[Footnote 14: In the action at Piqua here referred to, Simon Girty commanded three hundred Mingoes, whom he withdrew on account of the desperation with which the whites fought.]
[Footnote 15: This was a peculiar characteristic of this great chief, as drawn from the pages of history; and the more peculiar, that he was a fierce, determined warrior, and the very last to hold out against a peace with his white enemy. But there were some noble traits in the man; and when, at last, he was wrought upon to sign the treaty of Greenville, in 1795—twenty-four years after the date of the foregoing events—so keen was his sense of honor, that no entreaty nor persuasion could thenceforth induce him to break his bond; and he remained a firm friend of the Americans to the day of his death. He was opposed to burning prisoners, and to polygamy, and is said to have lived forty years with one wife, rearing a numerous family of children.—See Drake’s Life of Tecumseh.]
[Footnote 16: The reader will bear in mind, that these events transpired during the American Revolution; that the Indians were, at this time, allies of the British; who paid them, in consequence, regular annuities, at Upper Sandusky.]
[Footnote 17: This was a customary proceeding of the savages at that day, with all prisoners doomed to death.]
From the first inroads of the whites upon what the Indians considered their lawful possessions, although by them unoccupied—namely, the territory known as Kan-tuck-kee—up to the year which opens our story, there had been scarcely any cessation of hostilities between the two races so antagonistical in their habits and principles. Whenever an opportunity presented itself favorable to their purpose, the savages would steal down from their settlements—generally situated on the Bottom Lands of the principal rivers in the present State of Ohio—cross over La Belle Riviere into Kentucky, and, having committed as many murders and other horrible acts as were thought prudent for their safety, would return in triumph, if successful, to their homes, taking along with them scalps of both sexes and all ages, from the infant to the gray-beard, and not unfrequently a few prisoners for the amusement of burning at the stake.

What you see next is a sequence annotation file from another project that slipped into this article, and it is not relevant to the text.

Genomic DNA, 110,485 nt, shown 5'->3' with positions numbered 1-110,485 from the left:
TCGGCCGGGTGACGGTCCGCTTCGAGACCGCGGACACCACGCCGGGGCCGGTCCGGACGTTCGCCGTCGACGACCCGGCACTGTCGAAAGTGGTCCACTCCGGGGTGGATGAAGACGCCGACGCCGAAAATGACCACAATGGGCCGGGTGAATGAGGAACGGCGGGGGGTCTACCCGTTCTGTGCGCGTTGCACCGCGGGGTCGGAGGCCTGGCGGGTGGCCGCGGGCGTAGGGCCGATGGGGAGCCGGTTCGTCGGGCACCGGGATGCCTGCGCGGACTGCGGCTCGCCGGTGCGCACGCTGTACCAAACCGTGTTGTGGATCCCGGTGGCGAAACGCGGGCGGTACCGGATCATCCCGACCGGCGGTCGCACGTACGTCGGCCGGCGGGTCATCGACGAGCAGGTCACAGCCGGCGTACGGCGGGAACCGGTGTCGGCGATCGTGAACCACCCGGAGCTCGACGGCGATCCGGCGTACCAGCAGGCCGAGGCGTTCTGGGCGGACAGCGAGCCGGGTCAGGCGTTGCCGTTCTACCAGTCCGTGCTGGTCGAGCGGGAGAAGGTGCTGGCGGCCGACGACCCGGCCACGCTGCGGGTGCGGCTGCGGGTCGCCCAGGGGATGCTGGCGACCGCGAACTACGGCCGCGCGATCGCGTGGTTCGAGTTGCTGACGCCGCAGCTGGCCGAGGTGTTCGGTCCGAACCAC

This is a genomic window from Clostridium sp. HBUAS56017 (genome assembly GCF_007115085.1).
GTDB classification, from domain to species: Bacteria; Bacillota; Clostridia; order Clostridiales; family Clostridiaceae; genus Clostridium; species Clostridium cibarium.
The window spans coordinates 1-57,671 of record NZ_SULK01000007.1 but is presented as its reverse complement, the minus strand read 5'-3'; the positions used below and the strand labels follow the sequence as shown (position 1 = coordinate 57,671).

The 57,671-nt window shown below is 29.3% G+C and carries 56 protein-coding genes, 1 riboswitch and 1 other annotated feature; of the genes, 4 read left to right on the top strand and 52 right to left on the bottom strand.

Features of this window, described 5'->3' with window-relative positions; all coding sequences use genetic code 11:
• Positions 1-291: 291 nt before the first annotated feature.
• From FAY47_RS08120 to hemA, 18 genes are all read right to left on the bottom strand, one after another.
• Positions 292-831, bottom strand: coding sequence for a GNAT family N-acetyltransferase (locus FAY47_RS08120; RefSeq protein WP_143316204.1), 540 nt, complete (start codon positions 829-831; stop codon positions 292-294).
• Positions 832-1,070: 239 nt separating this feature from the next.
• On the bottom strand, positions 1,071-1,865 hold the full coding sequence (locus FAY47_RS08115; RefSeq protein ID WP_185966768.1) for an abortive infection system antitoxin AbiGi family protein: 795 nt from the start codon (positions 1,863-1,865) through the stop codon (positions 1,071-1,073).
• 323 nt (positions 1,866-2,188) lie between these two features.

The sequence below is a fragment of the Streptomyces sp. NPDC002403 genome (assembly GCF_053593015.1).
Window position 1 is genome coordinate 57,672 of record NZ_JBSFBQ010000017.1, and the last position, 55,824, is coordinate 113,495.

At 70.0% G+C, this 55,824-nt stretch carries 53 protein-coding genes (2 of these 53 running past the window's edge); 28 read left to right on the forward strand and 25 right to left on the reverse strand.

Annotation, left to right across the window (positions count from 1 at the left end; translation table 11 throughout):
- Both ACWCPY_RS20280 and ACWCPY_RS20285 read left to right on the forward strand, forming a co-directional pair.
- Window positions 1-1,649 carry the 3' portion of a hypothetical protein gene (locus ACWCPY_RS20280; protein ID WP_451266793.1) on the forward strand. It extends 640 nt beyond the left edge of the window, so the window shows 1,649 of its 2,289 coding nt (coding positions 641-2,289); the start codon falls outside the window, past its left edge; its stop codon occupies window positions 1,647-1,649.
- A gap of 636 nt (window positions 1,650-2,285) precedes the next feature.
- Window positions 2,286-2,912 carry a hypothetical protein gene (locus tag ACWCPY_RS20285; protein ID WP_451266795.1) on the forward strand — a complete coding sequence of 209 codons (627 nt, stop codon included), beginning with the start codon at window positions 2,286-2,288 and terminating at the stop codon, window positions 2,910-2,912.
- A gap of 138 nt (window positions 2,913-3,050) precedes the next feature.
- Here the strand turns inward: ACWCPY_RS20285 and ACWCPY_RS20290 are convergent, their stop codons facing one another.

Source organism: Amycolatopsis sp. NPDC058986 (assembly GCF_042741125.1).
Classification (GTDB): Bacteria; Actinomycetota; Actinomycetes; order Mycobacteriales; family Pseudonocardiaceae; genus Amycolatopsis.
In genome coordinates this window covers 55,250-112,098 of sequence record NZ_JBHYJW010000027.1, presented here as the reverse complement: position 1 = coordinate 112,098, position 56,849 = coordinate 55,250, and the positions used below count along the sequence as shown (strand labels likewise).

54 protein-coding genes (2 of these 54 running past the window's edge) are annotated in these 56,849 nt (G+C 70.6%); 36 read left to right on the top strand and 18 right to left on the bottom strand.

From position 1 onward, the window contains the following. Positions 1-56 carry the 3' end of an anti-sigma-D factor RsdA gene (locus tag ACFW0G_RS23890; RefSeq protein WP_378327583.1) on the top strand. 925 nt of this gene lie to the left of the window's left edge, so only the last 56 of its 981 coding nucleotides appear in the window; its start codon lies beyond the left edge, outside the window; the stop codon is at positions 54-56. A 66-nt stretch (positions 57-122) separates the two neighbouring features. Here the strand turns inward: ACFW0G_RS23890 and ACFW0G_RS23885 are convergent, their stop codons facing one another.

These flying visits of the savages were generally repaid by similar acts of kindness on the part of the whites; who, on several occasions, marched with large armies into their very midst, destroyed their crops and stores, and burnt their towns. An expedition of this kind was prosecuted by General Clark, in August of the year preceding the events we have detailed, of which mention has been previously made. He had under his command one thousand men, mostly from Kentucky, and marched direct upon old Chillicothe, which the Indians deserted and burnt on his approach. He next moved upon the Piqua towns, on Mad river, where